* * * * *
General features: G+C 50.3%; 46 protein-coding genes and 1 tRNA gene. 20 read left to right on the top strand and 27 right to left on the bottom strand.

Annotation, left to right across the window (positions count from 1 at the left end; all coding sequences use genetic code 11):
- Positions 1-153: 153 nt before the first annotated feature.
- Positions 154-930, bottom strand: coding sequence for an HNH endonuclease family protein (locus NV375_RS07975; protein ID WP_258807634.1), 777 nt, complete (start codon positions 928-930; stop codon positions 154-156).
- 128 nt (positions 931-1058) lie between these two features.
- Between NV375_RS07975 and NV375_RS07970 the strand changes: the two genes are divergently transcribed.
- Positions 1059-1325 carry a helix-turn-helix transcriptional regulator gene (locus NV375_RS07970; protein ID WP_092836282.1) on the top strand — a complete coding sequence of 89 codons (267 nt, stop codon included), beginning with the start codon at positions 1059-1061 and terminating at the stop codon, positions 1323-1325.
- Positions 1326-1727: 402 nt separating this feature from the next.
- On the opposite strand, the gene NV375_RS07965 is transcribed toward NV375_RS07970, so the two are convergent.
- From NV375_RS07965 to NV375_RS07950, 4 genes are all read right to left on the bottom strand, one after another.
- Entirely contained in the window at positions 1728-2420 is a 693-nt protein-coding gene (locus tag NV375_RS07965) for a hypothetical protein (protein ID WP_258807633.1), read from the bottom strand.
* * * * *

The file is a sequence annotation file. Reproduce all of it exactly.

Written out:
General features: G+C 50.3%; 46 protein-coding genes and 1 tRNA gene. 20 read left to right on the top strand and 27 right to left on the bottom strand.

Annotation, left to right across the window (positions count from 1 at the left end; all coding sequences use genetic code 11):
- Positions 1-153: 153 nt before the first annotated feature.
- Positions 154-930, bottom strand: coding sequence for an HNH endonuclease family protein (locus NV375_RS07975; protein ID WP_258807634.1), 777 nt, complete (start codon positions 928-930; stop codon positions 154-156).
- 128 nt (positions 931-1058) lie between these two features.
- Between NV375_RS07975 and NV375_RS07970 the strand changes: the two genes are divergently transcribed.
- Positions 1059-1325 carry a helix-turn-helix transcriptional regulator gene (locus NV375_RS07970; protein ID WP_092836282.1) on the top strand — a complete coding sequence of 89 codons (267 nt, stop codon included), beginning with the start codon at positions 1059-1061 and terminating at the stop codon, positions 1323-1325.
- Positions 1326-1727: 402 nt separating this feature from the next.
- On the opposite strand, the gene NV375_RS07965 is transcribed toward NV375_RS07970, so the two are convergent.
- From NV375_RS07965 to NV375_RS07950, 4 genes are all read right to left on the bottom strand, one after another.
- Entirely contained in the window at positions 1728-2420 is a 693-nt protein-coding gene (locus tag NV375_RS07965) for a hypothetical protein (protein ID WP_258807633.1), read from the bottom strand.